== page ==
The sectors where companies held or raised guidance tended to be more defensive and less exposed to the economy, such as pharmaceuticals © Simon Dawson/Bloomberg

The writer is head of European equity strategy at UBS

The European third-quarter reporting season is upon us, providing insights to the broader state of the economy and corporate health in the wake of the Covid-19 pandemic.

It seems likely that the results will show second-quarter earnings marked a low, in terms of both corporate profits and economic activity. European profits were down about 60 per cent year-on-year in that period.

For the third-quarter, the consensus of forecasts is for a fall of roughly 40 per cent year-on-year. That is clearly still a weak performance, but is an improvement nevertheless.

How much visibility do corporates have on the economic outlook? Most attention is focused on the published macroeconomic lead indicators, but feedback from individual corporates can add important colour to our picture of the shape of the economic recovery.

And while the reporting season may be backward-looking, there are ways that companies can signal the path of the recovery, such as the forward guidance in results.

By the end of the second-quarter results season, half of European companies had either cut or fully withdrawn guidance on their outlook given uncertainties over the impact of the pandemic. Perhaps more surprisingly, 40 per cent of companies had held their guidance, and 10 per cent had actually raised their expectations.

The sectors where companies held or raised guidance tended to be more defensive and less exposed to the economy, such as pharmaceuticals and telecoms. But there were also some more cyclical parts of the market — such as banks and diversified financials — where, on a net basis, more companies held or upgraded than cut their guidance. 

Companies also signal how confident they are about the future through the amount of cash they return to investors, and over what time frame. This is perhaps an even more important indicator of how companies view the outlook, as it relates to hard cash and affects the balance sheet, rather than being simply a statement in a results presentation.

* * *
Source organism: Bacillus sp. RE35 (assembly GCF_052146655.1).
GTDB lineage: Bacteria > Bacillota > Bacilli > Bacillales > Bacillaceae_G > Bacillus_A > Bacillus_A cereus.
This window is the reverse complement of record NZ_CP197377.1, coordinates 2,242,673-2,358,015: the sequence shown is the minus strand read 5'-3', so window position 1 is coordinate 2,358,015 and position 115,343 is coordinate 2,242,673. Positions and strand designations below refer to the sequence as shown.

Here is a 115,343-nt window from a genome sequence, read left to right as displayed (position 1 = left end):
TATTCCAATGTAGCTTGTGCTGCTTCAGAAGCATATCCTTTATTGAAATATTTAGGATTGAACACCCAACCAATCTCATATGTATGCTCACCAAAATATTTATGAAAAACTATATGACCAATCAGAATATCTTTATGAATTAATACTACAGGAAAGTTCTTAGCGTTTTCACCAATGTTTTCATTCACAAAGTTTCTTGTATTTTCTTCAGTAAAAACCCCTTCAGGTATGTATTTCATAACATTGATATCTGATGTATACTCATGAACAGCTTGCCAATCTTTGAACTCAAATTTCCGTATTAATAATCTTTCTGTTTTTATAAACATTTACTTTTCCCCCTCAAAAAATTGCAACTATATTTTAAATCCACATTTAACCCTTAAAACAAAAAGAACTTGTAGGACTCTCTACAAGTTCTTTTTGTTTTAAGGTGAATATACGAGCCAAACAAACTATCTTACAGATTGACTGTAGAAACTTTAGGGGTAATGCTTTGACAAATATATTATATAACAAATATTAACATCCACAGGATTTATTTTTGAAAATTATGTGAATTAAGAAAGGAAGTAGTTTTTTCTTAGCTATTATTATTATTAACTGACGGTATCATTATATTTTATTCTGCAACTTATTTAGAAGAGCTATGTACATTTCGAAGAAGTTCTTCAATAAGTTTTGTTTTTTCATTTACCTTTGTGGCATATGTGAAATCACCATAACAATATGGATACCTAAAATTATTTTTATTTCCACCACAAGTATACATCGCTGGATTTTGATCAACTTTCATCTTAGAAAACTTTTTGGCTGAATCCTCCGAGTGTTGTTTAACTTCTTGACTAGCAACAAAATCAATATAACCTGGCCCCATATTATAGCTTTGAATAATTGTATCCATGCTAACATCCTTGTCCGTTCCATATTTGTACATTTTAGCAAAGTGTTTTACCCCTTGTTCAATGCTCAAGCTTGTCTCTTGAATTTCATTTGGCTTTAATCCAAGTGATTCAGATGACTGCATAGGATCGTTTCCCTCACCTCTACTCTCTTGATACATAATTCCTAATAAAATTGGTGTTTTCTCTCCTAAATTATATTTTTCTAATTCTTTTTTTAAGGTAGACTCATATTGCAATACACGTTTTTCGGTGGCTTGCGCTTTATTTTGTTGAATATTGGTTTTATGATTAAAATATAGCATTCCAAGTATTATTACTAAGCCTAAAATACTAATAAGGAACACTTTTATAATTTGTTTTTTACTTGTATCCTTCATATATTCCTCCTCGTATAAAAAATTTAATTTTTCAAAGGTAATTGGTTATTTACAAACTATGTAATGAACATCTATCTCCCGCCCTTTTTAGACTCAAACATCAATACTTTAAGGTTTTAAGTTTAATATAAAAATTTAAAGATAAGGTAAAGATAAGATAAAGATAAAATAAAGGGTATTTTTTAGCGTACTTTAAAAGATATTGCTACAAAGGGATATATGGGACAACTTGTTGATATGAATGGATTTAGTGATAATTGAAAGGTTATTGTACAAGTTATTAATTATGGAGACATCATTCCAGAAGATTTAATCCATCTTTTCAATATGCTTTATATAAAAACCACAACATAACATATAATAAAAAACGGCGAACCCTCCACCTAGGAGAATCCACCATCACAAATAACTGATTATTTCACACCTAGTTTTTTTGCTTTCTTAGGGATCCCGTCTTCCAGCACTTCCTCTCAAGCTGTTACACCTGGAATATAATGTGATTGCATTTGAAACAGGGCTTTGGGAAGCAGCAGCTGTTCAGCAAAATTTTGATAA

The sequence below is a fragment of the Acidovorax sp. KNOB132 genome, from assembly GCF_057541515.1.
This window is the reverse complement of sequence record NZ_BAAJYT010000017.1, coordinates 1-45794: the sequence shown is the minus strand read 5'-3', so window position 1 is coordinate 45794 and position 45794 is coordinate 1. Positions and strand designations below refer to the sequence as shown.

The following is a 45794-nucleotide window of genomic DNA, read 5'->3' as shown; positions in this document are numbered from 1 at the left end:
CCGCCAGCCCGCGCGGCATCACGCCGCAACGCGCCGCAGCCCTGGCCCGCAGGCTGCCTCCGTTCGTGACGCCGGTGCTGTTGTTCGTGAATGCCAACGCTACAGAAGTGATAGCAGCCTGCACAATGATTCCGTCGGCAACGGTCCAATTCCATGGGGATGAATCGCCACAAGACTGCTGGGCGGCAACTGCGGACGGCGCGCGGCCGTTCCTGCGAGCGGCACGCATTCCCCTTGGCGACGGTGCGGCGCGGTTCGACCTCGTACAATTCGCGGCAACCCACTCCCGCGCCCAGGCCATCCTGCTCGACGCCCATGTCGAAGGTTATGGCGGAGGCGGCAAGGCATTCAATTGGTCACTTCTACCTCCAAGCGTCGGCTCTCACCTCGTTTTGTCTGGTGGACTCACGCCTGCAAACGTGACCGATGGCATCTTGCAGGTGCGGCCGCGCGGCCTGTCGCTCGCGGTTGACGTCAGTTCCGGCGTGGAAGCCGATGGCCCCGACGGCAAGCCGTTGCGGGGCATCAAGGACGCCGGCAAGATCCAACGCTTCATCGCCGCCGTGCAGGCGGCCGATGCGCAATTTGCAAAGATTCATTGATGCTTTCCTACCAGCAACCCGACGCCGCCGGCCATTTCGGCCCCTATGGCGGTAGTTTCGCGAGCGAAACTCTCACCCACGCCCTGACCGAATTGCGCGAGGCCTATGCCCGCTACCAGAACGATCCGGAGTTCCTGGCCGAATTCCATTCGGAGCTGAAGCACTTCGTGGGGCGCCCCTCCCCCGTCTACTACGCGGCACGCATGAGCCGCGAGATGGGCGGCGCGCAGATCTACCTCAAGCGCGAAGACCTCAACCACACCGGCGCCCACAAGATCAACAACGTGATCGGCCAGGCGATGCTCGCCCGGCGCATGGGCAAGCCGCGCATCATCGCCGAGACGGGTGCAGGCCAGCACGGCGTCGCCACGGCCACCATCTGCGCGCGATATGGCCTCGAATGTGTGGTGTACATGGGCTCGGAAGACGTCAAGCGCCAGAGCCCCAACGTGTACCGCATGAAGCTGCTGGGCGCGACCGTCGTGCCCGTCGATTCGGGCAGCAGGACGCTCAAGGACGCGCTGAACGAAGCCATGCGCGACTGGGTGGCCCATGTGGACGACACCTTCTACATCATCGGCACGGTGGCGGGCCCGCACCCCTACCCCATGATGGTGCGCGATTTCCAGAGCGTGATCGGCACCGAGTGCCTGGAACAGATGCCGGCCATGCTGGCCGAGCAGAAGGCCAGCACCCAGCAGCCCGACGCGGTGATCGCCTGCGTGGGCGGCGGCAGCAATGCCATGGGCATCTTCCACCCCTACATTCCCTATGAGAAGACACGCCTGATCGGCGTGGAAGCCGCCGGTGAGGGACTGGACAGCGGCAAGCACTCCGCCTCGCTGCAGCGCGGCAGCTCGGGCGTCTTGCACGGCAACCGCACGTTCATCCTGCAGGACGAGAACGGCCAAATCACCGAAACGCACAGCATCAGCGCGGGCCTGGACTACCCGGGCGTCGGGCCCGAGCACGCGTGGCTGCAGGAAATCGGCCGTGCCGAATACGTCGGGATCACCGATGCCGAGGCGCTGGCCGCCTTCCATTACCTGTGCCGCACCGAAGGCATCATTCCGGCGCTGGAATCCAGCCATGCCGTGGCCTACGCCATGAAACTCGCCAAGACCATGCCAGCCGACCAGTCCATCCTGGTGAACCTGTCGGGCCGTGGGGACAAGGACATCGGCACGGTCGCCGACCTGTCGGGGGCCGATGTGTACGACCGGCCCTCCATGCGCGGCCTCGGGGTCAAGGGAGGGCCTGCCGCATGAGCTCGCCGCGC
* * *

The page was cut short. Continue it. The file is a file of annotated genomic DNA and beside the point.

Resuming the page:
Corporate Europe paid out close to €350bn of dividends in 2019, and had grown or maintained the level of dividends for a decade previous to that. Consensus expectations are for dividends to fall roughly 20 per cent this year, but estimates have been steady for three months in a row. Two-thirds of sectors have seen recent upgrades to dividend forecasts — suggesting dividends are bottoming out.

Looking beyond the current reporting season and into 2021, we suspect that consensus forecasts for earnings growth are too optimistic. The consensus is assuming about a 40 per cent bounceback in earnings for next year, but we see risks to those expectations.

The return of mobility restrictions across Europe will act as a drag on the pace of economic recovery from 2020 into 2021. The macroeconomic indicators were already showing signs of plateauing in Europe ahead of the new restrictions. The most recent eurozone composite purchasing managers’ index was close to the break-even level of 50.

And the strength of the euro is likely to be a headwind to corporate earnings, particularly for export-focused companies. We estimate that each 10 per cent appreciation of the trade-weighted euro leads to about a 6 per cent cut in earnings for the overall index.

So where is the upside potential for European equities? We suspect it lies not so much on the earnings side, but rather in the multiple applied to those earnings. European equities are one of the very few global assets that offer a yield — in terms of dividends — in line with its 30-year average.

In a world starved of yield, this could allow for a further re-rating of equities and an expansion of valuation multiples. European equities trade on a multiple of their expected earnings over the next 12 months of 17 times, a slight premium to the long run average of 15 times.

Other potential gains could come from some form of effective vaccine for Covid-19. The equity market has been reacting sharply to any positive newsflow on progress around vaccines.

Other potential positives include a further large fiscal stimulus from the US, the planned EU economic recovery fund and the possibility of US investors returning to European equities.

In the near term, there might be a modest fading in the European market into the year end given the economic uncertainties and Covid restrictions. Over the longer term as dividend payouts recover in a world of low fixed-income yields, we suspect that European equities will be an attractive asset class.

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